Concept

Caelum

Summary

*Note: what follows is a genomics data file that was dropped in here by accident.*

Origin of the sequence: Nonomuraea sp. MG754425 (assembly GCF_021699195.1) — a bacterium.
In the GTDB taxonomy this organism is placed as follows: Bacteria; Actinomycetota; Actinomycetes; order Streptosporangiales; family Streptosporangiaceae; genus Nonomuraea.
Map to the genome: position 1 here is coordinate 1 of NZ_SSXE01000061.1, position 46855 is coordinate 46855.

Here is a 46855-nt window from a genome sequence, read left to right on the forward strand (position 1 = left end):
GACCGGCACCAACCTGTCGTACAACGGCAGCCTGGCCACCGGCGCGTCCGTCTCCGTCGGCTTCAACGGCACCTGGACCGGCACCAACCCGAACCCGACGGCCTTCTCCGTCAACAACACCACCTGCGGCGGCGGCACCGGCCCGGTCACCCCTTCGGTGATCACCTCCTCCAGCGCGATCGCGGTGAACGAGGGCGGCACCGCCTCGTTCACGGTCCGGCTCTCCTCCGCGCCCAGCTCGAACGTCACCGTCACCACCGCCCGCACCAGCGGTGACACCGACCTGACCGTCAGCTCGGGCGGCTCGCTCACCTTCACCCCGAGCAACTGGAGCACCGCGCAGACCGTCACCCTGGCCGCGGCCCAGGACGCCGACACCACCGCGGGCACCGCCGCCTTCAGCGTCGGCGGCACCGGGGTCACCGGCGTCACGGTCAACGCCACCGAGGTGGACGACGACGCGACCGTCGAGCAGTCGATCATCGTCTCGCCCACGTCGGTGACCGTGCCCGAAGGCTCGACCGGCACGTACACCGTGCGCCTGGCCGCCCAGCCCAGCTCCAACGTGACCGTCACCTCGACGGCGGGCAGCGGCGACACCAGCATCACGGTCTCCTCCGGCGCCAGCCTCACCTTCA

Caelum ˈsiːləm is a faint constellation in the southern sky, introduced in the 1750s by Nicolas Louis de Lacaille and counted among the 88 modern constellations. Its name means "chisel" in Latin, and it was formerly known as Caelum Sculptorium ("Engraver's Chisel"); It is a rare word, unrelated to the far more common Latin caelum, meaning "sky", "heaven", or "atmosphere". It is the eighth-smallest constellation, and subtends a solid angle of around 0.038 steradians, just less than that of Corona Australis. Due to its small size and location away from the plane of the Milky Way, Caelum is a rather barren constellation, with few objects of interest. The constellation's brightest star, Alpha Caeli, is only of magnitude 4.45, and only one other star, (Gamma) γ 1 Caeli, is brighter than magnitude 5 . Other notable objects in Caelum are RR Caeli, a binary star with one known planet approximately away; X Caeli, a Delta Scuti variable that forms an optical
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